In the postBread From Heaven in the Desert” at Jesus Creed, RJS reflected on Walter Moberly’s discussion of manna in Old Testament Theology.

Exodus 16 is a powerful and multidimensional text with a long and powerful interpretative history and many lessons yet for us today. The point isn’t to apply “science” to the story, but to listen and understand.

Everyday Theology, edited by Kevin Vanhoozer, Charles Anderson, and Michael Sleasman, A New Heaven and a New Earth by J. Richard Middleton, and Linguistic Analysis of the Greek New Testament by Stanley Porter, appeared on the “What We’re Reading This Summer” list from the staff of The Gospel Coalition.

A hymn inspired by J. Todd Billings’ Union with Christ, I Stand Forgiven!

Beginning Biblical Hebrew, by John Cook and Robert Holmstedt, was featured at Books at a Glance.

 

BA Books & Authors on the Web – May 15, 2015

Cover ArtScott Swain was interviewed at Logos Reformed about his recent book with Michael Allen, Reformed Catholicity.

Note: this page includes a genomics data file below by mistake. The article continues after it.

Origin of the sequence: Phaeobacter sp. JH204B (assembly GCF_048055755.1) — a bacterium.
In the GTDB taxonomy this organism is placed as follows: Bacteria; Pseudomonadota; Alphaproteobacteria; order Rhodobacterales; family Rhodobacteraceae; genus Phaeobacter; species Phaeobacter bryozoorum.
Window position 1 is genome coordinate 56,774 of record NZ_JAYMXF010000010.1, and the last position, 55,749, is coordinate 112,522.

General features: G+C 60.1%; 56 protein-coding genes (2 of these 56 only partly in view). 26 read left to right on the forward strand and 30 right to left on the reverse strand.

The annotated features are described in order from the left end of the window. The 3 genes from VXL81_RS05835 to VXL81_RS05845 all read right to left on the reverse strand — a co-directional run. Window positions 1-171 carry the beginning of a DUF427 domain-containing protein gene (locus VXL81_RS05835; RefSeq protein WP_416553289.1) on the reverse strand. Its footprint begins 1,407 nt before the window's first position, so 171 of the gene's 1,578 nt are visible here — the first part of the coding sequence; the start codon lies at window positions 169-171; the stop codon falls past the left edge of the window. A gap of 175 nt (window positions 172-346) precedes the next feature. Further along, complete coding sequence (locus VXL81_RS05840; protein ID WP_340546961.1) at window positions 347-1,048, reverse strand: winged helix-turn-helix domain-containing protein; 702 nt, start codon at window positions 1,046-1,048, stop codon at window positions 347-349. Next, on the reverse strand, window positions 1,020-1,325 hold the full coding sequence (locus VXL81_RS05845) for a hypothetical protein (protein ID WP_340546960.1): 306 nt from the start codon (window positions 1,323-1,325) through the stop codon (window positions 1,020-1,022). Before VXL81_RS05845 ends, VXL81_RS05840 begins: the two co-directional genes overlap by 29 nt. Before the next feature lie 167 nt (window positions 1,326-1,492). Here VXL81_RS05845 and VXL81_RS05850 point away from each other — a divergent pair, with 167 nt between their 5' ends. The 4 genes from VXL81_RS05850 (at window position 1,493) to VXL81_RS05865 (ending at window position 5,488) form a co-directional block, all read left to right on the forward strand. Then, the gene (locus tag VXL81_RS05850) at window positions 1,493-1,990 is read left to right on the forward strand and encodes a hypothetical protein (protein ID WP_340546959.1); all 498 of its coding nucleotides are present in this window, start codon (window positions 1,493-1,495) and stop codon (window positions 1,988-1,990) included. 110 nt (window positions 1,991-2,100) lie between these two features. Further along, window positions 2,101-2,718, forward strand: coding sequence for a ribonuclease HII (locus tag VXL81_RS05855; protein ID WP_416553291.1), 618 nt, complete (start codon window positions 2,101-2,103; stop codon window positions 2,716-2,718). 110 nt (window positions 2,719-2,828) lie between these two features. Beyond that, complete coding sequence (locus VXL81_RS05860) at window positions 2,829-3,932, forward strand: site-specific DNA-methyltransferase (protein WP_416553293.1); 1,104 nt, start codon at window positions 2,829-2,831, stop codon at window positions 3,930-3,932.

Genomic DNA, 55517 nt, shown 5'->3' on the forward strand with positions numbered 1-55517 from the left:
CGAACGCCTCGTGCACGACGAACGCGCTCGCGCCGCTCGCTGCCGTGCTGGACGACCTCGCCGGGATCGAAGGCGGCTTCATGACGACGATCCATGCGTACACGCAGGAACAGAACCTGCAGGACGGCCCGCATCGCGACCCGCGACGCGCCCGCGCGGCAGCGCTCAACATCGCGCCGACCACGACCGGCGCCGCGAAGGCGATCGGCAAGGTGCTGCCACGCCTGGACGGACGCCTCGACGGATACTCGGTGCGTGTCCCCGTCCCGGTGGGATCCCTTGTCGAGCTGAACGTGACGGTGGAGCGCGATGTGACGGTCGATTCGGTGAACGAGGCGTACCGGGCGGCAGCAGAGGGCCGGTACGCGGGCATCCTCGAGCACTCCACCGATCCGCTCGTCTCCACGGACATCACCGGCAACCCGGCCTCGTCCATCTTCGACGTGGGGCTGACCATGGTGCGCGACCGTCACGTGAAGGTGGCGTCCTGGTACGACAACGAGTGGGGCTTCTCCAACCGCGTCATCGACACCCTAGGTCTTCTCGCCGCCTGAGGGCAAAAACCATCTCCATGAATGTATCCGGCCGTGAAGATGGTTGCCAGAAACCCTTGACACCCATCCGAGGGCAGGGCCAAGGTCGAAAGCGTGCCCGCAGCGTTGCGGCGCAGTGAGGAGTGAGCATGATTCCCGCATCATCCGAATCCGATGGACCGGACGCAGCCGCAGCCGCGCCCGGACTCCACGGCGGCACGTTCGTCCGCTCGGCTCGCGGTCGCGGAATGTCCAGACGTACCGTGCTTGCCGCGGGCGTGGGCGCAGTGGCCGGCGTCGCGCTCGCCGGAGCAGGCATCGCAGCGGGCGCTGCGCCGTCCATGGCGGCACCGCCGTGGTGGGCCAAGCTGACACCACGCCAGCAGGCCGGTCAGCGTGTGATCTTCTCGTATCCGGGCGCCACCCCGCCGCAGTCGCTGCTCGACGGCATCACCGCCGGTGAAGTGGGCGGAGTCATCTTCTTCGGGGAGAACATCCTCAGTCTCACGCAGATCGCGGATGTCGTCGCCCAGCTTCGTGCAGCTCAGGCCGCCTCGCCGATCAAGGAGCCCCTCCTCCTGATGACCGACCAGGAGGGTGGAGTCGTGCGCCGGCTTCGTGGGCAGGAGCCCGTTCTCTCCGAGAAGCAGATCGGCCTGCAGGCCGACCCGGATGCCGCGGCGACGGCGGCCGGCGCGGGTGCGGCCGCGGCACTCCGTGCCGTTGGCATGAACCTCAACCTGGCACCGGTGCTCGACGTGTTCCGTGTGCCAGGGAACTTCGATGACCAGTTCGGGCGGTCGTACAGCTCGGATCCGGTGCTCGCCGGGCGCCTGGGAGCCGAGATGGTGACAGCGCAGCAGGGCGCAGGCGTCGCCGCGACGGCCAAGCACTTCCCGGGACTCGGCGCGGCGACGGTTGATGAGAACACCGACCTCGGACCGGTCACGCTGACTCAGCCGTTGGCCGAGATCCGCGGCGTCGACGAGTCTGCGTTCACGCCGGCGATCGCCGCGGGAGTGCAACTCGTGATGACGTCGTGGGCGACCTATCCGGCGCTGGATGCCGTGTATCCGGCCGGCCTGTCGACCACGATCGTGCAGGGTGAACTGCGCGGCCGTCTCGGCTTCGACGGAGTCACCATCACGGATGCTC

Protestants tend to be leery of church confessions, especially when it comes to biblical interpretation, and to believe that the individual’s private judgment about the interpretation of the biblical text is the final court of appeal for theology.

We believe the modern approach to sola scriptura rests upon an unbiblical anthropology and an unbiblical ecclesiology and thus seek to relocate sola Scriptura within the context of a more biblical understanding of humanity and the church.

Also, Michael at Philomythois reflected on the distinction between Sola Scriptura and Solo Scriptura in light of Reformed Catholicity.

Austin Reed, at Reformed Forum, reviewed George Hunsinger’s Reading Barth with Charity.

Pheme Perkins’ First Corinthians volume in the Paideia series was reviewed by H. H. Drake Williams III for RBL.

Publishers Weekly took note of James Thompson’s The Church According to Paul receiving the 2015 Book of the Year Award from the Academy of Parish Clergy, as well as the forthcoming release of The Gospel According to Heretics by David Wilhite.

At ἐν Χριστῷ Ἰησοῦ, Paul D. Adams discussed The Lure of Buddhism and Harold Netland‘s Christianity and Religious Diversity.

J. Richard Middleton, author of A New Heaven and a New Earth, took part in a discussion on Creation, Violence, and the God of the Old Testament, hosted by the Westminster Theological Centre.